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From Gavin to Billy Joe, best albums of our time

Ahh, the mid-90s. A time for most of us that meant neon was cool, as were birthday parties at roller rinks and bowling alleys, slouch socks were worn over your stretch pants (or easily substituted with acid wash jeans) and all your friends told you if you ate Pop Rocks with a Coke, your stomach would explode.

That’s I what I associate with my youth, but even more than that, I remember the music.

It doesn’t happen often that one great album is released, but in the time span from 1994 to 1996, so many amazing albums were released for our youthful listening pleasure.

These were the songs that we listened to on our Walkman, on the bus ride to school and on the radio in our parent’s car, begging them to turn it up because we knew all the words – even if we didn’t know what masturbation was, or why it had lost its fun.

I am going to break it all down to the top five albums of my youth. I know some of you may not have owned these albums. Perhaps you are older, or maybe too young, or just didn’t purchase CDs, but you all should know and recognize these amazing albums.

5. A tie between Bush’s Sixteen Stone and Pearl Jam’s Vitalogy.

I chose these two albums, as a tie for fifth, because I honestly couldn’t decide which one was actually more worthy to be on the list.

They both came out in late 1994, and everyone really did have these CDs.

All the girls were arguing over who was hotter, Gavin Rossdale or Eddie Vedder. I personally couldn’t decide. (Until recently. I mean, have you seen how hot Gavin Rossdale still is? And what ever happened to Eddie Vedder?)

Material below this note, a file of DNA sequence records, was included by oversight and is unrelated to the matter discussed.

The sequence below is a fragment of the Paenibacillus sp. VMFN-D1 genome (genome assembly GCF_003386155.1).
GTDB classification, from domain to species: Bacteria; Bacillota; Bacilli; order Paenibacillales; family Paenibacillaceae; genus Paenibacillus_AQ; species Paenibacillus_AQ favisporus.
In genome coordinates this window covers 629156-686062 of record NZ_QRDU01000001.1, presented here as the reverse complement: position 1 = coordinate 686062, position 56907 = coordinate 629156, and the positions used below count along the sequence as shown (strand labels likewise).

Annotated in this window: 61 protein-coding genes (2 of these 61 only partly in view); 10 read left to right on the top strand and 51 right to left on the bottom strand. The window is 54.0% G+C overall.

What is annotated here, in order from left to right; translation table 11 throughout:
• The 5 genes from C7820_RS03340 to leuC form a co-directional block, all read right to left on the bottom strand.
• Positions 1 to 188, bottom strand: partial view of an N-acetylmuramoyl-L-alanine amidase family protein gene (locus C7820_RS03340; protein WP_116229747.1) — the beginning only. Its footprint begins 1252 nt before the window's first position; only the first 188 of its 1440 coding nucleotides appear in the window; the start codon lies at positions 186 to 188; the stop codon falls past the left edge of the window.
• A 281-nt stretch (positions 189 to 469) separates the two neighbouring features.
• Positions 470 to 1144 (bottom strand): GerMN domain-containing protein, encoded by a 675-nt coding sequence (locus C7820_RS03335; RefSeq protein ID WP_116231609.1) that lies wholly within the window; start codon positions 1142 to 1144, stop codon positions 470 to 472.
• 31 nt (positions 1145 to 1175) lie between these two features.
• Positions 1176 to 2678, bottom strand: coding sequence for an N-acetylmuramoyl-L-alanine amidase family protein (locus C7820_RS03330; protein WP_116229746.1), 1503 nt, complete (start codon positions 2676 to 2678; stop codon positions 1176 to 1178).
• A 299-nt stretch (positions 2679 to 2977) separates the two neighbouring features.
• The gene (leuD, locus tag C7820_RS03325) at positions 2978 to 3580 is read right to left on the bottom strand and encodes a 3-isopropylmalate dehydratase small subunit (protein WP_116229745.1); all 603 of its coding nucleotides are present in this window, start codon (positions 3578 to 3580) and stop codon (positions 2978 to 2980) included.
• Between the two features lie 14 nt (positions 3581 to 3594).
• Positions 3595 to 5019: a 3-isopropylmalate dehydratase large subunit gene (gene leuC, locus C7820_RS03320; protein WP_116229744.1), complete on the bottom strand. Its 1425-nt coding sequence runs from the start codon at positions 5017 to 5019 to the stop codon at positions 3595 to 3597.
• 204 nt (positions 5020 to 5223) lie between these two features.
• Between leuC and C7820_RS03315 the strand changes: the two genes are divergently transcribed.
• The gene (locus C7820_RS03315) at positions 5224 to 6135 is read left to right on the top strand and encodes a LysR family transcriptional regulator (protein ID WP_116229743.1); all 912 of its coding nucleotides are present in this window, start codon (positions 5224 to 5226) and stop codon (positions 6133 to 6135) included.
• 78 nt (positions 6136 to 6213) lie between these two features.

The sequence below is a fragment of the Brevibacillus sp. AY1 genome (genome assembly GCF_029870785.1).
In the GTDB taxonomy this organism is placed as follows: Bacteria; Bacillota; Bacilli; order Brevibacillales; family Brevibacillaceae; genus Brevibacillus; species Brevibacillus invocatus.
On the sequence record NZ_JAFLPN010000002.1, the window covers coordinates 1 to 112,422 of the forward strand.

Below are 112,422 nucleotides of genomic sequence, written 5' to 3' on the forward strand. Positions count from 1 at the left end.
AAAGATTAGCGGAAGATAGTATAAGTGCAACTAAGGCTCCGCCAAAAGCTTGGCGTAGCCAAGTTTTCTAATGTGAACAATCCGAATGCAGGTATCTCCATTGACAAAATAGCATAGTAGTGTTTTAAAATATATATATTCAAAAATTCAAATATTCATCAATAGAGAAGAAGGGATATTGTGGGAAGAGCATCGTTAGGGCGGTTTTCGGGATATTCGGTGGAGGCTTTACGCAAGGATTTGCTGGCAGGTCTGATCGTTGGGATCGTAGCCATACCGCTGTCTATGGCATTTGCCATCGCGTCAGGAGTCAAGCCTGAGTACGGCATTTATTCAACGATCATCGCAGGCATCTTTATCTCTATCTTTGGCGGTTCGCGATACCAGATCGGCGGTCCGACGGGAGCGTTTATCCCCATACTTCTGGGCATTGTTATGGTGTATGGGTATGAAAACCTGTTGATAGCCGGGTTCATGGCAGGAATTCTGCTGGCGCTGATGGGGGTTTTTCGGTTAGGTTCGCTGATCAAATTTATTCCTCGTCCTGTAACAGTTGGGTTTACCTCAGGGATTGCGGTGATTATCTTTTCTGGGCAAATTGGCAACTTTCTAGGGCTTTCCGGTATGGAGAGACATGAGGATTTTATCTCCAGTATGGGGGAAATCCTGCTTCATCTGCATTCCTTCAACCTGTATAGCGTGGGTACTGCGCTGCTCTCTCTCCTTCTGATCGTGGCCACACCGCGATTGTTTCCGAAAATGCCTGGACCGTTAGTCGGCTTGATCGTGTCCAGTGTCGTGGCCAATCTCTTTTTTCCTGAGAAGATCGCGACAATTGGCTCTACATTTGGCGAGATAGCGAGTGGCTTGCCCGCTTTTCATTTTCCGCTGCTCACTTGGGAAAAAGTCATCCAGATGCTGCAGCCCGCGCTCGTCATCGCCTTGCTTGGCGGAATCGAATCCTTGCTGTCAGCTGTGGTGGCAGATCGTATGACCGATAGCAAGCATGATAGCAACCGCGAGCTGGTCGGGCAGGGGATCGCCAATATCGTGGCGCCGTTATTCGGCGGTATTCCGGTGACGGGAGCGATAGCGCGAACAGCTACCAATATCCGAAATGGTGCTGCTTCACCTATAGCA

4. TLC’s CrazySexyCool.

This group really was the benchmark of allowing a lot of different kinds of people starting to listen to R&B.

People ran out and bought this CD because the smooth sound and the infectious beat of this trio were too good to pass up. Their songs from this CD were played at sixth grade dances everywhere.

This huge hit, released the same time as the above two albums in late 1994, not only released really great songs, but spoke controversial messages.

3. Alanis Morissette’s Jagged Little Pill.

Yay, angry ex-girlfriend music! In the time of 1995, where sappy love songs were at their height, Alanis Morissette let loose with her angry girl rock.

She turned from a Canadian pop star to an American rocker, seemingly overnight. I think I knew, and still know, every word to every track on this album. You know you sang every word to “Isn’t it ironic?,” too.

2. Sublime and their self-titled hit of mid-1996.

Very few of my friends do not own this album one way or another. Lost or kept, scratched or cracked, this CD went everywhere that summer. To the beach, the mall, friend’s parties and anywhere else.

This music was a serious success, and it really is a shame that the lead singer was such a drug addict, because there won’t be another band that can do what Sublime did with ska music on the mainstream level.

This skater-stoner blend may have started out with the pot-smokers of America, but it reached way farther than that. This CD, which came out about seven years ago, is still played over and over. You just aren’t at a party if they don’t play Sublime.

1. And now, finally, the moment you have all been waiting for, the Number One album: Green Day’s Dookie.

I remember when this album came out, because it turned all my friends who hated listening to my favorite punk and ska bands, like NOFX and the Mighty Mighty Bosstones, into little punk fans.

People from the suburbs were actually dying their hair blue and green to match the going color of what Green Day’s leading man.

This CD, all 14 tracks and even the secret song after the last track (that wasn’t so secret because everyone knew about it), were classic. My dad has actually stolen my “Dookie” CD and won’t give it back.

I know that I am missing a lot of bands, and it was hard for me to eliminate bands like Nirvana, Red Hot Chili Peppers, Oasis, Weezer (I especially apologize to Heather on that one), Stone Temple Pilots, The Presidents of the United States of America and Lauryn Hill. But I think that these top five were definitely the most influential of them all.


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